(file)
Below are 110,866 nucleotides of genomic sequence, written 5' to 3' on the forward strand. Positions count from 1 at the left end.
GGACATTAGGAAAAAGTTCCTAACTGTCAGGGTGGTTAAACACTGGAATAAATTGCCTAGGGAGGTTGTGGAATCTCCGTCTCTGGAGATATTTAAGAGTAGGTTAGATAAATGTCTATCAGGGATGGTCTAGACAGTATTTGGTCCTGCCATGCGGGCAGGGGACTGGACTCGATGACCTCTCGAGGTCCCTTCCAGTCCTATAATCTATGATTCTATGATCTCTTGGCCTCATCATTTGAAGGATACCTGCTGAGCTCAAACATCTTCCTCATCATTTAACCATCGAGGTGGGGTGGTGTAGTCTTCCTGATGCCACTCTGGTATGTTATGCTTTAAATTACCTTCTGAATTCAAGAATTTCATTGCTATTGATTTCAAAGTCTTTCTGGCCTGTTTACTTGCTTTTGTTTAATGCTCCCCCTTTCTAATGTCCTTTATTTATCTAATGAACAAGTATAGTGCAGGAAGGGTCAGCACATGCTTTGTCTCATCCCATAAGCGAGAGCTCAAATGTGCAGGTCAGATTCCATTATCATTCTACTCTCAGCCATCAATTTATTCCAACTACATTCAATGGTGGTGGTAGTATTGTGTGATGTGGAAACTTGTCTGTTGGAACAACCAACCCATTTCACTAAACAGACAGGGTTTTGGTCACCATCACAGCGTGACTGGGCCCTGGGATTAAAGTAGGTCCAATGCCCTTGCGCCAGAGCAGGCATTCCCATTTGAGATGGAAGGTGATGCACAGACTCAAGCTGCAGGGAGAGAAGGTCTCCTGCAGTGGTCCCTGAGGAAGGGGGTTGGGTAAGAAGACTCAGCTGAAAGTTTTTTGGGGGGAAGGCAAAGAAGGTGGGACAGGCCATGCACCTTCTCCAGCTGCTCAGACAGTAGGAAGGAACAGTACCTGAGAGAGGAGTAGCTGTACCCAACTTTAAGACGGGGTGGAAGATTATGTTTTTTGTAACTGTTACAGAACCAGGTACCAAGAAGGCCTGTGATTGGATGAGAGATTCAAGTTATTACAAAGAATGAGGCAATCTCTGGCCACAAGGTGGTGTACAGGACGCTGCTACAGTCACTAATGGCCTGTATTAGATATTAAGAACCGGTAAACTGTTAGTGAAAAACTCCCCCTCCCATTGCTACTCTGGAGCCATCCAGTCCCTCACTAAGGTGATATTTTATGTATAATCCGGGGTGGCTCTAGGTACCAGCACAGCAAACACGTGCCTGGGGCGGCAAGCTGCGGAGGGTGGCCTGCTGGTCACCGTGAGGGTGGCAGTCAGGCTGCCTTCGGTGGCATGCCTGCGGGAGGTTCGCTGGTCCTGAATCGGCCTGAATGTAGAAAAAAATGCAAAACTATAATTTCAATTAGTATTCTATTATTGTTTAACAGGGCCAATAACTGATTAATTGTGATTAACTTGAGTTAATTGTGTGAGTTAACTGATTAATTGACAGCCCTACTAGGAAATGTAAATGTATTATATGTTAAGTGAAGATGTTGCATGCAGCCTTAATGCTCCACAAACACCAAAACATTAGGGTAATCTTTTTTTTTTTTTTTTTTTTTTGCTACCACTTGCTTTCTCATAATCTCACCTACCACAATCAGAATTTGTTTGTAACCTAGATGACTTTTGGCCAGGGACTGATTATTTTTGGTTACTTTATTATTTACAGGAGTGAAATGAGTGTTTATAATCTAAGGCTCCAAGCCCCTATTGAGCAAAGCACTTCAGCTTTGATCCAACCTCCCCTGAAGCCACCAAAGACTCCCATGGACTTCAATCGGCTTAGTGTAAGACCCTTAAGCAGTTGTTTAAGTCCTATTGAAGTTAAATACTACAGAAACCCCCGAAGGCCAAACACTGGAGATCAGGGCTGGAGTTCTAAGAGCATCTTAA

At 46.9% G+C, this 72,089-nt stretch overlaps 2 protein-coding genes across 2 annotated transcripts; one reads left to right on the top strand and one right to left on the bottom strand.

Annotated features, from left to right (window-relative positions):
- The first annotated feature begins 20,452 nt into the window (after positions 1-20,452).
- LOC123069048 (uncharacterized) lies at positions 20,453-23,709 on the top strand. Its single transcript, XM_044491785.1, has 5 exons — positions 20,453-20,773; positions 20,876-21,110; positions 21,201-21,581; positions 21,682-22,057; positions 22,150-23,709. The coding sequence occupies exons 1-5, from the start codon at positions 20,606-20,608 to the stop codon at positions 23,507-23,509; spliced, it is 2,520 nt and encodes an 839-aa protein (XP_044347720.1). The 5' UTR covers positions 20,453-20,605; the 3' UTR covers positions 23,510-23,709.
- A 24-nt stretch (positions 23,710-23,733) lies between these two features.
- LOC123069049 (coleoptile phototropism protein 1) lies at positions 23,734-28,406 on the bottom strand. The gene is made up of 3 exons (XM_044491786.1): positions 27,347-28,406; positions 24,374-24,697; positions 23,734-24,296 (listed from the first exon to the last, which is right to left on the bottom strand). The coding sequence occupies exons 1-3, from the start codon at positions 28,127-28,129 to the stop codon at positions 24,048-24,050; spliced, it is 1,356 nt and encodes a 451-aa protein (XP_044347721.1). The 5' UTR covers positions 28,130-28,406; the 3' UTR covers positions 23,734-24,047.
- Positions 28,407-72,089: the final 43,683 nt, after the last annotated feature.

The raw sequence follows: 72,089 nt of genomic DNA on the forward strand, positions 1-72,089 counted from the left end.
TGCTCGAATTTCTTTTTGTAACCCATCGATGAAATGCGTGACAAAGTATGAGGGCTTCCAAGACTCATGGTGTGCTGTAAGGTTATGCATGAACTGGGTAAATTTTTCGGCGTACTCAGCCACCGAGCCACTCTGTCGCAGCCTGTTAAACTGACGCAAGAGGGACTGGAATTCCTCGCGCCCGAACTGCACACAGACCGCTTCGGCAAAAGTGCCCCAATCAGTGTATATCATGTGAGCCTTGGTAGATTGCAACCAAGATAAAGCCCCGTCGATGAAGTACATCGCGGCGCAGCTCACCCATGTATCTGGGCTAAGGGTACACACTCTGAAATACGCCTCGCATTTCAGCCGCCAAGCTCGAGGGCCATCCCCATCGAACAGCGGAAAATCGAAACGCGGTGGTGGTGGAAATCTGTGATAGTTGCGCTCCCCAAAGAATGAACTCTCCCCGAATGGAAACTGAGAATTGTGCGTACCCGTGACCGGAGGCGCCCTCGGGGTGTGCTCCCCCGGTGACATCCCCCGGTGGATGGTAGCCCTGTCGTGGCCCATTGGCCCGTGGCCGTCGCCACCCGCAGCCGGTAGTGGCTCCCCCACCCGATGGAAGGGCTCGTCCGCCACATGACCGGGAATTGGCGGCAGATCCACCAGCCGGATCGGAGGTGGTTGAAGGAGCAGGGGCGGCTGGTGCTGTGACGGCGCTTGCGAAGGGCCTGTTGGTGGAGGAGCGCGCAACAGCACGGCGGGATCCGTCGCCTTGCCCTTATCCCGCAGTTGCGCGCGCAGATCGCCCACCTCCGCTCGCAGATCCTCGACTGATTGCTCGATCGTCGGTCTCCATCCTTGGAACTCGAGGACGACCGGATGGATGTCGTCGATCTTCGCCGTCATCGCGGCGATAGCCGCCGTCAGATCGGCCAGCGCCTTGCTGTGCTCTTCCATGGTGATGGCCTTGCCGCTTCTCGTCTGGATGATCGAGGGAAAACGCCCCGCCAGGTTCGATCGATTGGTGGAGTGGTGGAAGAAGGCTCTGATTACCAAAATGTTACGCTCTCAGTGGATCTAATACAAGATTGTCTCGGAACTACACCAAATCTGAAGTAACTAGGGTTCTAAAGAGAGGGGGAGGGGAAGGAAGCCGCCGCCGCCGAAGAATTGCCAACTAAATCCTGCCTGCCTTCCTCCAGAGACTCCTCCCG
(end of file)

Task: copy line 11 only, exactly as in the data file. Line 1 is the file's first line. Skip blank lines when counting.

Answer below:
TGCTCGAATTTCTTTTTGTAACCCATCGATGAAATGCGTGACAAAGTATGAGGGCTTCCAAGACTCATGGTGTGCTGTAAGGTTATGCATGAACTGGGTAAATTTTTCGGCGTACTCAGCCACCGAGCCACTCTGTCGCAGCCTGTTAAACTGACGCAAGAGGGACTGGAATTCCTCGCGCCCGAACTGCACACAGACCGCTTCGGCAAAAGTGCCCCAATCAGTGTATATCATGTGAGCCTTGGTAGATTGCAACCAAGATAAAGCCCCGTCGATGAAGTACATCGCGGCGCAGCTCACCCATGTATCTGGGCTAAGGGTACACACTCTGAAATACGCCTCGCATTTCAGCCGCCAAGCTCGAGGGCCATCCCCATCGAACAGCGGAAAATCGAAACGCGGTGGTGGTGGAAATCTGTGATAGTTGCGCTCCCCAAAGAATGAACTCTCCCCGAATGGAAACTGAGAATTGTGCGTACCCGTGACCGGAGGCGCCCTCGGGGTGTGCTCCCCCGGTGACATCCCCCGGTGGATGGTAGCCCTGTCGTGGCCCATTGGCCCGTGGCCGTCGCCACCCGCAGCCGGTAGTGGCTCCCCCACCCGATGGAAGGGCTCGTCCGCCACATGACCGGGAATTGGCGGCAGATCCACCAGCCGGATCGGAGGTGGTTGAAGGAGCAGGGGCGGCTGGTGCTGTGACGGCGCTTGCGAAGGGCCTGTTGGTGGAGGAGCGCGCAACAGCACGGCGGGATCCGTCGCCTTGCCCTTATCCCGCAGTTGCGCGCGCAGATCGCCCACCTCCGCTCGCAGATCCTCGACTGATTGCTCGATCGTCGGTCTCCATCCTTGGAACTCGAGGACGACCGGATGGATGTCGTCGATCTTCGCCGTCATCGCGGCGATAGCCGCCGTCAGATCGGCCAGCGCCTTGCTGTGCTCTTCCATGGTGATGGCCTTGCCGCTTCTCGTCTGGATGATCGAGGGAAAACGCCCCGCCAGGTTCGATCGATTGGTGGAGTGGTGGAAGAAGGCTCTGATTACCAAAATGTTACGCTCTCAGTGGATCTAATACAAGATTGTCTCGGAACTACACCAAATCTGAAGTAACTAGGGTTCTAAAGAGAGGGGGAGGGGAAGGAAGCCGCCGCCGCCGAAGAATTGCCAACTAAATCCTGCCTGCCTTCCTCCAGAGACTCCTCCCG